Featuring some pleasant elevation changes and several strategic water hazards, the course at Araluen Golf Resort was laid out by Michael Coate and the late Roger Mackay – the duo who, along with Ian Baker Finch, designed the acclaimed Kennedy Bay course – with two distinct circuits of nine routed around a couple of residential developments.
The par five 1st offers a stiff start to the round at Araluen, dominated as it is by a large tree 165 yards from the green on the right hand side of the fairway. Architect Roger Mackay had wanted the tree removed during construction but it remained firmly in place. When he died, a plaque was put on the tree trunk stating: “If you've just hit this tree, don't blame Roger, he wanted it cut down.”
The front nine ends with a thrilling downhill par four where the approach to the green must carry a lake protecting the putting surface. On the back nine, the 16th – said to be the hole around which the course was designed – is a wonderful par three where the tee overlooks a drop of almost 200 feet to a green that sits behind a pond.
The condition of the course deteriorated after it hosted the 2005 WA PGA Championships, largely due to drought and bushfires. Scotsman Gordon Heron, who previously worked on the Ailsa course at Turnberry, was brought in to bring the course back up to previous high standards. and his efforts have resulted in significant improvements to the layout. Since 2010, Superintendent Steve Abbott has carried on improving the standards.
I love this course, from the outstandingcourse layout, to the views through to the tough undulating fairways and quick greens. The 16th hole par 3 is honestly the most fun hole I've every played and needs to be seen to be believed, the 9th hole par 4 is also a special favourite!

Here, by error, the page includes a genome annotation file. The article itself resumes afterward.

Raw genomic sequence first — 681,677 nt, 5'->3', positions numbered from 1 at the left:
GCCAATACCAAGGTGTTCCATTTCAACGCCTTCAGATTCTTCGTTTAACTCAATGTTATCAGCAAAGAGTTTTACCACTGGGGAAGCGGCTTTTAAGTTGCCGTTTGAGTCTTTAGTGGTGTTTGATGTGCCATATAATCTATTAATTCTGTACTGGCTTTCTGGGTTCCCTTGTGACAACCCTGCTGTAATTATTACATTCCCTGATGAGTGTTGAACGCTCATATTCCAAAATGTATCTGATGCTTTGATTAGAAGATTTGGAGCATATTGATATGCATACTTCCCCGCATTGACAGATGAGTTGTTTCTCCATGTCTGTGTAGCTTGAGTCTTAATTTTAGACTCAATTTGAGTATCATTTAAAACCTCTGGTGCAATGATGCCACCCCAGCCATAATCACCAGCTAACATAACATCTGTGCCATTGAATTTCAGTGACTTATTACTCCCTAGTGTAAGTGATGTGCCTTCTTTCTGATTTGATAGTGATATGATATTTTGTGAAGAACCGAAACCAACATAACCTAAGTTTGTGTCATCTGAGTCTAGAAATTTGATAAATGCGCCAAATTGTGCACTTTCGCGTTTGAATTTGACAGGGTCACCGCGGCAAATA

The only downfall is the obvious lack of staff to maintain the course. I hope that they can start building their revenue to keep this amazing place going and improve the course condition!
Don't be fooled by some of the shorter par 4s and the 18th, they are exceptionally tricky!
This is a good track that is undone by the upkeep. Araluen could be one of the best, as course design goes it is up there. The use of the rolling hills is great, the change in elevation presents a challenge. But there is a big however, the however is the state of the course. It just isn't good enough, the lack of maintenance is telling and depending on the day you play their it could be the greens, fairways etc... that isn't up to scratch.
The par four 9th and the par three 16th are the two signature and noteworthy holes. Araluen is a course that adds the extra challenge in not knowing what condition it may be in which is disappointing for somewhere that could potentially be amongst the best.
Araluen has grown on me since playing there 2 years ago. It was like walking into a ghost town though,2 ladies at the pro-shop cleaning, no bar open, no front receptionist. Weird. Seen 4 others on course that day, one of whom was a resident of the surrounding estate.
To the course. The layout is superb, great routing using all the possible undulation available up in the Roleystone Hills.
Fairways were in reasonable state, though if you went off them it was tough to recover and best be looking out for snakes in the summer.
Great view can be had of the surrounding bushland with many Kangaroos visible to the golfer.
Some screamers of holes like the 9th - a great downhill par 4 with water carry and 17th - par 3,60m drop-off easy down to the green, must be seen to be believed!